Wright said the insurance company called an oncologist as a witness who minimized the value of proton therapy. Incensed, Wright wrote the words ‘proton-hater’ on a piece of paper to show Simone, her advocate from the SCCA.

“He didn’t like it; he didn’t do it,” Wright said. “So we went through the second round. Dr. Fang had to write another letter of support. Simone handled everything and lo and behold we won the appeal and it was covered,” Wright said.

As a judge, Wright often found herself on the other side of the bench in these sorts of courtroom disputes.

“I’m a lawyer and a judge and I hear compensation cases all the time, but Simone was able to bring together the terms of my insurance, and the science brought it all together so my treatment was paid for,” Wright said. “Another piece of advice I would have for someone going through this, if proton therapy is recommended they should not hesitate based upon the fear that the insurance company will deny. The folks at SCCA provide stellar work.”

Fang said the only real objection to proton therapy is the increased cost.

“It really comes down to, ‘well, this costs more,’ so it’s sort of the burden of showing it produces better outcomes,” Fang said.

Wright said that being a litigant in a case somewhat similar to the sorts of cases she presides over hasn’t changed the way she does her job.

“Before I was a staff attorney for the Disability Law Center of Alaska and I’ve always had compassion for the disabled or those who need assistance,” she said. “I entered the legal profession because it is a helpful profession. I would have been a nurse, but I really couldn’t handle the sight of blood. I chose law instead to be able to help folks and I don’t think that has changed. This has allowed me to connect on a different level, having faced something not once, but twice. I do mediate a lot of cases and get to talk to these injured workers face to face. I think I’ve got more empathy now.”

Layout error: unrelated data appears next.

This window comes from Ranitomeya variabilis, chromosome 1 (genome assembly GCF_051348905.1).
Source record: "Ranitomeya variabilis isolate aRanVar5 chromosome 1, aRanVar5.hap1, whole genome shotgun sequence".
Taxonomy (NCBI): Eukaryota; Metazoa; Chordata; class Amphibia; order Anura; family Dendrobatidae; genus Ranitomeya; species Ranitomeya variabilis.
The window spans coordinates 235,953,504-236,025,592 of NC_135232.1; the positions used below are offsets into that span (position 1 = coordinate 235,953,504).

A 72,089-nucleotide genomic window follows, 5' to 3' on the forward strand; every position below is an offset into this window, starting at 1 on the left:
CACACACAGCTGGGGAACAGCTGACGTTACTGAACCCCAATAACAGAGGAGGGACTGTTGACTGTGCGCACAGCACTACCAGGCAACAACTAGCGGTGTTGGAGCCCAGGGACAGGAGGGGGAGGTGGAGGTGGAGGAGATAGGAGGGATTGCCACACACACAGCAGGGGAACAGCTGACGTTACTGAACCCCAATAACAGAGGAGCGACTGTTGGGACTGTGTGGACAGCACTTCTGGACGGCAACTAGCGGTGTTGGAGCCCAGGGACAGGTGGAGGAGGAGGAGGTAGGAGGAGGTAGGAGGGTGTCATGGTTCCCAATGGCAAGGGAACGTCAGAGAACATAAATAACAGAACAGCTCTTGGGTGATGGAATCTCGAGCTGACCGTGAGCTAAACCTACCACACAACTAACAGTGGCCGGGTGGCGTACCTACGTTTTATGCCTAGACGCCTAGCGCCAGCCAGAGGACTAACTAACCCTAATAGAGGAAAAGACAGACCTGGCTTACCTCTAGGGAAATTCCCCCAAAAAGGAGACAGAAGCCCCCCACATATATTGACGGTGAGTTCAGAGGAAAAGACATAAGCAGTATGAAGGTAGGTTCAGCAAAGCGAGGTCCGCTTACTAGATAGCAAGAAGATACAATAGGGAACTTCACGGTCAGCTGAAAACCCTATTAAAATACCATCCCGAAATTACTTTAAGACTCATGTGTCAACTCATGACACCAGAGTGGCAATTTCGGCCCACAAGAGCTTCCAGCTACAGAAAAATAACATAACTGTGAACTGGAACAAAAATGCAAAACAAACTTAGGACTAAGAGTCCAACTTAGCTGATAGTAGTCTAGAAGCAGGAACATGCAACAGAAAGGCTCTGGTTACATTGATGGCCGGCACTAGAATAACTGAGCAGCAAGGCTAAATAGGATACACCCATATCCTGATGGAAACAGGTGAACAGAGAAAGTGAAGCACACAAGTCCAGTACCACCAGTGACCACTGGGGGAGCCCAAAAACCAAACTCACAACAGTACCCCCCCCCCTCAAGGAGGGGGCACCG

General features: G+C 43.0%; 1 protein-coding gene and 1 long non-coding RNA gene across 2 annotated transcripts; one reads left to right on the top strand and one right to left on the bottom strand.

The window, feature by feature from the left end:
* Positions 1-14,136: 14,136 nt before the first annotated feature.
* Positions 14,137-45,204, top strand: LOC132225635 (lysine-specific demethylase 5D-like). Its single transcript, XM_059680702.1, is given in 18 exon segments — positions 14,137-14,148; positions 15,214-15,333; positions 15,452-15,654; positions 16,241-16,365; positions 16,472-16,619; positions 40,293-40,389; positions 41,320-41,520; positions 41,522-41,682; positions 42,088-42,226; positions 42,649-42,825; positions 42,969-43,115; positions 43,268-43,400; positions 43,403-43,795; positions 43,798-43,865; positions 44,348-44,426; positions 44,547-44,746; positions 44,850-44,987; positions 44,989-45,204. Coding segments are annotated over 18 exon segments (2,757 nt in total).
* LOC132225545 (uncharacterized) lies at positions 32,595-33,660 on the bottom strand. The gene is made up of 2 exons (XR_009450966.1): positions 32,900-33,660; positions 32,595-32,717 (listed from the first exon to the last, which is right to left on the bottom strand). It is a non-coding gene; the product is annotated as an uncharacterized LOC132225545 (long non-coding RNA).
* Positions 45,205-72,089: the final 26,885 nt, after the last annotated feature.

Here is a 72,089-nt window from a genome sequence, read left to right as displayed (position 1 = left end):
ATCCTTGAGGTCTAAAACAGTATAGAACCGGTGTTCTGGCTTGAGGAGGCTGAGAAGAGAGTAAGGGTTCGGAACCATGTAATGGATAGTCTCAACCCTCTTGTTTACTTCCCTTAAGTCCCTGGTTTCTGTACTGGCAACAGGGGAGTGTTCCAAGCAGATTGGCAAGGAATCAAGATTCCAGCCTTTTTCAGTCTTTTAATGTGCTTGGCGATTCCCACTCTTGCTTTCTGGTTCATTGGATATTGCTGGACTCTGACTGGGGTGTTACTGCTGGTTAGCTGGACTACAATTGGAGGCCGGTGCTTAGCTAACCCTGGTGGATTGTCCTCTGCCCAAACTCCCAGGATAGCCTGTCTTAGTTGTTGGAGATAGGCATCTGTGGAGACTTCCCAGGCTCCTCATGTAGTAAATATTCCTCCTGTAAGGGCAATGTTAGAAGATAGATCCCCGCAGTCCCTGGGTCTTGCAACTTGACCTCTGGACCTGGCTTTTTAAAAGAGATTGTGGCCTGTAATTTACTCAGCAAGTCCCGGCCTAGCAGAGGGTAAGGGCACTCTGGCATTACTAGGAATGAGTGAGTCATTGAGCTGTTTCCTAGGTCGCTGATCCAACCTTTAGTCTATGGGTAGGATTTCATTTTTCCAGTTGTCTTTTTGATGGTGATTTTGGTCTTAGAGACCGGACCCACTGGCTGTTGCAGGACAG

Greenlighted for the treatment, Wright got permission from the Anchorage court to work remotely as much as possible. Her proton therapy treatment ended on May 5 of 2018 and she’s been cancer-free ever since.

Her cancer journey isn’t over, though; nor will it ever be. She still consulta with her doctor in Anchorage and returns to SCCA every three months for exams. So far, so good.

“I see a lot of patients and I, admittedly, don’t remember every single one I see,” Fang said. “But I vividly remember meeting Judge Wright on her second time around for consultation and thinking, this is a scary time. All of the patients coming in — they’re stressed and nervous and they’re scared, and I’m sure she was too. Still, she sort of lit up the room. She had a smile and was optimistic and positive. I remember that very clearly from our visit.”

Wright took a long pause before answering how her cancer journey has affected her view of life.

“I try to identify blessings in my life every day and I know that life is a gift,” she said, choking back tears. “I try to remain as positive as possible — not just in terms of believing that I’m going to survive, but in every aspect of my life. I try to lend positivity to others, but it’s hard… It’s really hard.”

Fang said there is still much research to be done about the benefits of proton therapy.

“The effect against the cancer is the same, but if I’m having to compromise less (healthy tissue), I can see there could be a benefit. There is no data to support that for breast cancer, but right now our hope is that because there’s less, let’s say, collateral damage, so to speak, that translates into less long-term side effects,” Fang said. “We are all very optimistic this will continue. There’s more centers opening more clinical trials, accruing data because we do need to present that to insurance companies — here’s the data, here’s the proof around the country and around the world, as well.”